’10 Year in Review

Published 5:00 pm Saturday, January 1, 2011

An Austin police officer takes a photo of flooding in September. The flood of Sept. 23-24 ranked as the top story of the year. -- Eric Johnson/Austin Daily Herald

1. Flood 2010

Austin residents have seen their fair share of flood disasters over the years. When the Cedar River and Turtle Creek rose above their banks due to a massive rain storm between Sept. 23-24, many breathed a sigh of relief as a majority of businesses and homes experienced little to no damage. Others weren’t so lucky, as several Oakland Avenue E. businesses were flooded out and residents of Fair Oaks Apartments were forced to find shelter after extensive flood damage.

Total damage estimates in Austin topped $250,000, but the city was by and large spared from the disasters other southern Minnesota towns experienced. The city recently was awarded a $3 million grant from the Department of Natural Resources to fund further flood mitigation efforts and projects. The Cedar River Watershed District received a $335,000 grant to help clean up the Mississippi and Cedar Rivers as well.

2. Tornadoes

While Austin was not directly hit by the tornadoes in the summer of 2010, Austin residents didn’t escape from the panic and aftermath that followed the touchdown of a tornado east of town on Thursday, June 17.

The storm, which occurred just one year after a tornado whipped through Austin, largely hit communities on the outskirts of Austin. But with ideal conditions for tornadoes that day, Austin residents were aware that the tornado could switch and head toward the city at any time.

The tornado hit Hollandale and Blooming Prairie, leaving homes and buildings severely damaged in its wake. In Albert Lea, one person died as a result of the tornado, while 15 people were injured.

The tornadoes in southern Minnesota gained state-wide attention as Minnesota mourned the destruction of several devastating tornadoes that occurred that day, including the tornado in Wadena that devastated a whole city.

The tornado contributed to the state’s ranking in 2010 as having experienced the most tornadoes in the nation.

3. Amazi-Ellis square off/Election brings new faces

An often tense and pointed campaign for sheriff ended with Terese Amazi winning her re-election against challenged Sgt. Jeff Ellis.

During the campaign, Ellis repeatedly criticized Amazi’s ability to communicate with the leaders and employees in the Mower County Sheriff’s Office. The sheriff ensured she had maintained an open door policy within her department.

Ellis also stated an illegal immigration procedure that he and another deputy drafted was overlooked by the sheriff. County Attorney Kristen Nelsen submitted a letter to the Herald stating the policy “would go above and beyond what is permissible under Minnesota law and under the United States Constitution.”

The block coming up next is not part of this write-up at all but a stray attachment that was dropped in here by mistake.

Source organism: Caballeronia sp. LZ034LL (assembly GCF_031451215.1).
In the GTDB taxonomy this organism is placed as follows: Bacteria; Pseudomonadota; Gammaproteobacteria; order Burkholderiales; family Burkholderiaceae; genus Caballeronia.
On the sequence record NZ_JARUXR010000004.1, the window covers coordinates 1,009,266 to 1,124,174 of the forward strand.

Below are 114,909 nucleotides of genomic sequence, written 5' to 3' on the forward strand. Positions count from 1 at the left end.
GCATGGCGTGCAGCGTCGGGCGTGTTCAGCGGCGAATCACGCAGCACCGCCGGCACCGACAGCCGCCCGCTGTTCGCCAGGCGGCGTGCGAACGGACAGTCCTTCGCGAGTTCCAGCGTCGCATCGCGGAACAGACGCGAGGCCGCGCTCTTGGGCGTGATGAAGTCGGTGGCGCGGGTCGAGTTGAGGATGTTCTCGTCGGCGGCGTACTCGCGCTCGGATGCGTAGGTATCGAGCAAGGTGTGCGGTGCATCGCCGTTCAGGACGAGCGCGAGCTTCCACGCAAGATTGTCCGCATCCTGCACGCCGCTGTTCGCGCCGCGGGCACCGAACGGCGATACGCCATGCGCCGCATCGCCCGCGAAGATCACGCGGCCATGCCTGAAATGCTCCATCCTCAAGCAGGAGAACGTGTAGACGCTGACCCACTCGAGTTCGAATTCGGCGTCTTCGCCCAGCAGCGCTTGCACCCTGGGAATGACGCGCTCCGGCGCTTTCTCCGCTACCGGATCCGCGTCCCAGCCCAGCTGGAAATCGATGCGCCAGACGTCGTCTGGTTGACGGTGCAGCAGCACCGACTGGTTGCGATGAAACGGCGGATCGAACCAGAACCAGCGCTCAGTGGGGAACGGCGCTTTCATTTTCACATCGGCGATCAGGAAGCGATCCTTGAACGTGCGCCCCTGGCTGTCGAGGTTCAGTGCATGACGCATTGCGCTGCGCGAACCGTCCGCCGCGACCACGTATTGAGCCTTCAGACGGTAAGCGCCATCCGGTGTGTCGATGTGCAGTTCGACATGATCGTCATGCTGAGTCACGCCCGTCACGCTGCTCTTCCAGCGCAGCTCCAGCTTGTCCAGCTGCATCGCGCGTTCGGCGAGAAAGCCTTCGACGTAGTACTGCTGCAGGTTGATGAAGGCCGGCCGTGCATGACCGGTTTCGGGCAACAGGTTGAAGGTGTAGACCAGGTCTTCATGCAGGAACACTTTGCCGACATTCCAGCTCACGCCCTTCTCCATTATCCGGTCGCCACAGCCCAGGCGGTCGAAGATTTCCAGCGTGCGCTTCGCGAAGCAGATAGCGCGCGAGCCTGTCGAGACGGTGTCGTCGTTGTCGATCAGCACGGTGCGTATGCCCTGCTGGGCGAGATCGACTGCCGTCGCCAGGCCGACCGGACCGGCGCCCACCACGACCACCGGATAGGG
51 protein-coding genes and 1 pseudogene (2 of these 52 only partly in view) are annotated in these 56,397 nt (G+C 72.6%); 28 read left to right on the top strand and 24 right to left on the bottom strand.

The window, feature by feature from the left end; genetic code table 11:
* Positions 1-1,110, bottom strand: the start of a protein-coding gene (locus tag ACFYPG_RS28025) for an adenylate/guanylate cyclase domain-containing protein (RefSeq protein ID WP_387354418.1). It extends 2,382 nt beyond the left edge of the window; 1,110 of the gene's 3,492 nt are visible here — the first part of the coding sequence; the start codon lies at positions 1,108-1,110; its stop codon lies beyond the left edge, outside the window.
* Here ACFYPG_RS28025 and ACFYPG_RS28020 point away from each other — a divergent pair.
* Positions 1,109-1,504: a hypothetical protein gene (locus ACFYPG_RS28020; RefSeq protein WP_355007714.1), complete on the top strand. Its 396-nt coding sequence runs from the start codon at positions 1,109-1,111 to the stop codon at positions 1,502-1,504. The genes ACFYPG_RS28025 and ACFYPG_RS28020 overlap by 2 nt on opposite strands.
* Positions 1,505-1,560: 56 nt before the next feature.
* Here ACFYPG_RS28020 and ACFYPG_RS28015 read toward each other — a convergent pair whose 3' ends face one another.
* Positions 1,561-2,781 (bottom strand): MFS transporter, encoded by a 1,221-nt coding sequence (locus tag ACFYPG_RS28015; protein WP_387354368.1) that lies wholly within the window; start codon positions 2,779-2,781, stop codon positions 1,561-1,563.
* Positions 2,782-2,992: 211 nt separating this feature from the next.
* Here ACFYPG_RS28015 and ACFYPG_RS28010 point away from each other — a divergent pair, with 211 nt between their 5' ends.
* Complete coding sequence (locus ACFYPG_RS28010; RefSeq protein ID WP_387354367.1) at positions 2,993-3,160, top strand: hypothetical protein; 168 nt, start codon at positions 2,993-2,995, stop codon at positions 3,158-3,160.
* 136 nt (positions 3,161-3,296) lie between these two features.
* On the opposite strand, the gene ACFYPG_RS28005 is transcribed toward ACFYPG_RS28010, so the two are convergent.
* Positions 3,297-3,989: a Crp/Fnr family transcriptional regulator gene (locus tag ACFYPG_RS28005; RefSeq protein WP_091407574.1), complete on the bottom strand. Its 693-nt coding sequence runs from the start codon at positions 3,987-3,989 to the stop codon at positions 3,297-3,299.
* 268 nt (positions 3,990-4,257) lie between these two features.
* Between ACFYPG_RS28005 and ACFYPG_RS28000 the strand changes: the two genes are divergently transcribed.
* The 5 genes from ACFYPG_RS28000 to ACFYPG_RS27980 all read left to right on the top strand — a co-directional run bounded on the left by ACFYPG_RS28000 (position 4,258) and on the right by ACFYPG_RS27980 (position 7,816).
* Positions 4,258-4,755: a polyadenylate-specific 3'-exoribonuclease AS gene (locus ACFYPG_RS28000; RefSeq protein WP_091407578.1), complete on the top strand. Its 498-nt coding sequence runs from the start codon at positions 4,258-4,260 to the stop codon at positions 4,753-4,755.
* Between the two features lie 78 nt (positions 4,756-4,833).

While Amazi retained her role as sheriff, the election brought many new faces to public office.

Mark Dayton held on during a recount to defeat Republican Tom Emmer, becoming the first Democratic governor since 1991.

Republicans took control of the Minnesota Legislature, but DFLers Sen. Dan Sparks (District 27) and Rep. Jeanne Poppe (District 27A) both won re-election bids. Republican Rich Murray defeated DFLer Robin Brown in District 27B.

In the county, Jerry Reinartz defeated Commissioner David Hillier in District 3, and Tony Bennett defeated District 4 Commissioner Dick Lang. Jill Cordes was elected to replace the retiring Sue Davis as county recorded.

In the city, Roger Boughton defeated 20-year Ward 2 City Council member Dick Pacholl and Judy Enright won her bid against Jeff Bednar for the Ward 3 council seat.

4. LeRoy Man leaves $3 million to community

Everybody remembers Loren Krueger as a nice man, frugal with his money, who always stopped to talk to people he passed by. When the LeRoy native passed away in March of 2009, he left behind almost $3 million in assets to five LeRoy churches, the LeRoy Senior Center and the LeRoy Fire Department. Each organization got hundreds of thousands of dollars, which they used to make repairs, donate to other LeRoy groups or give to charitable organizations in the area.

News travels fast, as Krueger’s good deeds were covered by other local media groups after the Herald story was published, ended up in the national spotlight as NBC Nightly News, “The Today Show” and CNN were among media outlets to share Krueger’s story.

5. Mower County Jail and Justice Center completed

Mower County closed the book on its largest — and potentially most controversial — construction project.

After about 16 months of construction, the $28 million Mower County Jail and Justice Center was completed and opened to tours on Sept. 11 and 13.

“This was the largest undertaking Mower County has ever done, and we’re coming in on time and on budget,” said County Board Chairman Ray Tucker in September. “It should be a real good service to the people of Mower County.”

In mid-September, the courts and the offices for court administration, the county attorney and correctional services moved to the new justice center.

The jail followed a few months later with inmates moving to the new jail on Dec. 27.

The move came after years of debate about whether a new jail was needed and whether the facility should be located downtown or near the airport.

“It got pretty ugly,” County Coordinator Craig Oscarson said.